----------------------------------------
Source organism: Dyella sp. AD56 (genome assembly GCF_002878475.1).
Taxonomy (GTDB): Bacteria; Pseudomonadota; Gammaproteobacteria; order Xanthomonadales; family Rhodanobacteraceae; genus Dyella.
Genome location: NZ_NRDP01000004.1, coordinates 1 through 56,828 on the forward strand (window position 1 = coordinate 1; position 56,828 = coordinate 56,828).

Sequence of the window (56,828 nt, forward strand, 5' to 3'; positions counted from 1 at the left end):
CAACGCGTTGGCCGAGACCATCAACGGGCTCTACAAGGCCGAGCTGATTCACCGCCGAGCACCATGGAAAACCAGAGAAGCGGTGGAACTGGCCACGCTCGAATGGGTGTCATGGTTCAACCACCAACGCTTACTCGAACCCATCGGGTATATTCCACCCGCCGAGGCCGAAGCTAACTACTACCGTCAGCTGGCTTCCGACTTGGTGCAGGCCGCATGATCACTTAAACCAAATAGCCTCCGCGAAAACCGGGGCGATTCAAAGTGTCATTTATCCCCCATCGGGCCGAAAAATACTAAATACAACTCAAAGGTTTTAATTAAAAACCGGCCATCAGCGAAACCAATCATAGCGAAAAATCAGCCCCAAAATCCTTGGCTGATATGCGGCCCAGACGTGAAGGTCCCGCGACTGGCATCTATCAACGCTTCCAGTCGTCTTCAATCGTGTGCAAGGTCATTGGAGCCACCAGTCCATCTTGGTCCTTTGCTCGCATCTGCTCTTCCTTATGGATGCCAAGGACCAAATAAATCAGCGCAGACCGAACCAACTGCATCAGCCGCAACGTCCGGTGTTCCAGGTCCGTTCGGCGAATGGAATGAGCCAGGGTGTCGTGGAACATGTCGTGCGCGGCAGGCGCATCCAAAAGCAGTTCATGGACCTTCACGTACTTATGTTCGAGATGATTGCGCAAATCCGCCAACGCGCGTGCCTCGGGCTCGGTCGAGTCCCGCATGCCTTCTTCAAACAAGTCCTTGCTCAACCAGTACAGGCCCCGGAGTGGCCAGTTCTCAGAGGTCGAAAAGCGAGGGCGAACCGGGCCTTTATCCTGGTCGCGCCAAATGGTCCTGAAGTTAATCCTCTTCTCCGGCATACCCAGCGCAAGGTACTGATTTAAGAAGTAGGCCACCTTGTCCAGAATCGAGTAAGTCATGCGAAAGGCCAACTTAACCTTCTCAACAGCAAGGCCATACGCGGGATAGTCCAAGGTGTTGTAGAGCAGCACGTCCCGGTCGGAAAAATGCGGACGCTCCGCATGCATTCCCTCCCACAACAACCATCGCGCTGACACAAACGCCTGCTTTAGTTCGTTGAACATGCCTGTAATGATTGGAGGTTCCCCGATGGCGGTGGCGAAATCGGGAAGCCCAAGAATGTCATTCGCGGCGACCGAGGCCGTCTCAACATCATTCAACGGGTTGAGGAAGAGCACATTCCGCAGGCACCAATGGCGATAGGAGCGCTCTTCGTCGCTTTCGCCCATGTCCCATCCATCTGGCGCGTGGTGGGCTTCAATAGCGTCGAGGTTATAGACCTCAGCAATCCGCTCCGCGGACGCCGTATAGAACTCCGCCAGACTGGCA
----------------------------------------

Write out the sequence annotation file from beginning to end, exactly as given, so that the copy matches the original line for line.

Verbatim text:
Source organism: Dyella sp. AD56 (genome assembly GCF_002878475.1).
Taxonomy (GTDB): Bacteria; Pseudomonadota; Gammaproteobacteria; order Xanthomonadales; family Rhodanobacteraceae; genus Dyella.
Genome location: NZ_NRDP01000004.1, coordinates 1 through 56,828 on the forward strand (window position 1 = coordinate 1; position 56,828 = coordinate 56,828).

Sequence of the window (56,828 nt, forward strand, 5' to 3'; positions counted from 1 at the left end):
CAACGCGTTGGCCGAGACCATCAACGGGCTCTACAAGGCCGAGCTGATTCACCGCCGAGCACCATGGAAAACCAGAGAAGCGGTGGAACTGGCCACGCTCGAATGGGTGTCATGGTTCAACCACCAACGCTTACTCGAACCCATCGGGTATATTCCACCCGCCGAGGCCGAAGCTAACTACTACCGTCAGCTGGCTTCCGACTTGGTGCAGGCCGCATGATCACTTAAACCAAATAGCCTCCGCGAAAACCGGGGCGATTCAAAGTGTCATTTATCCCCCATCGGGCCGAAAAATACTAAATACAACTCAAAGGTTTTAATTAAAAACCGGCCATCAGCGAAACCAATCATAGCGAAAAATCAGCCCCAAAATCCTTGGCTGATATGCGGCCCAGACGTGAAGGTCCCGCGACTGGCATCTATCAACGCTTCCAGTCGTCTTCAATCGTGTGCAAGGTCATTGGAGCCACCAGTCCATCTTGGTCCTTTGCTCGCATCTGCTCTTCCTTATGGATGCCAAGGACCAAATAAATCAGCGCAGACCGAACCAACTGCATCAGCCGCAACGTCCGGTGTTCCAGGTCCGTTCGGCGAATGGAATGAGCCAGGGTGTCGTGGAACATGTCGTGCGCGGCAGGCGCATCCAAAAGCAGTTCATGGACCTTCACGTACTTATGTTCGAGATGATTGCGCAAATCCGCCAACGCGCGTGCCTCGGGCTCGGTCGAGTCCCGCATGCCTTCTTCAAACAAGTCCTTGCTCAACCAGTACAGGCCCCGGAGTGGCCAGTTCTCAGAGGTCGAAAAGCGAGGGCGAACCGGGCCTTTATCCTGGTCGCGCCAAATGGTCCTGAAGTTAATCCTCTTCTCCGGCATACCCAGCGCAAGGTACTGATTTAAGAAGTAGGCCACCTTGTCCAGAATCGAGTAAGTCATGCGAAAGGCCAACTTAACCTTCTCAACAGCAAGGCCATACGCGGGATAGTCCAAGGTGTTGTAGAGCAGCACGTCCCGGTCGGAAAAATGCGGACGCTCCGCATGCATTCCCTCCCACAACAACCATCGCGCTGACACAAACGCCTGCTTTAGTTCGTTGAACATGCCTGTAATGATTGGAGGTTCCCCGATGGCGGTGGCGAAATCGGGAAGCCCAAGAATGTCATTCGCGGCGACCGAGGCCGTCTCAACATCATTCAACGGGTTGAGGAAGAGCACATTCCGCAGGCACCAATGGCGATAGGAGCGCTCTTCGTCGCTTTCGCCCATGTCCCATCCATCTGGCGCGTGGTGGGCTTCAATAGCGTCGAGGTTATAGACCTCAGCAATCCGCTCCGCGGACGCCGTATAGAACTCCGCCAGACTGGCA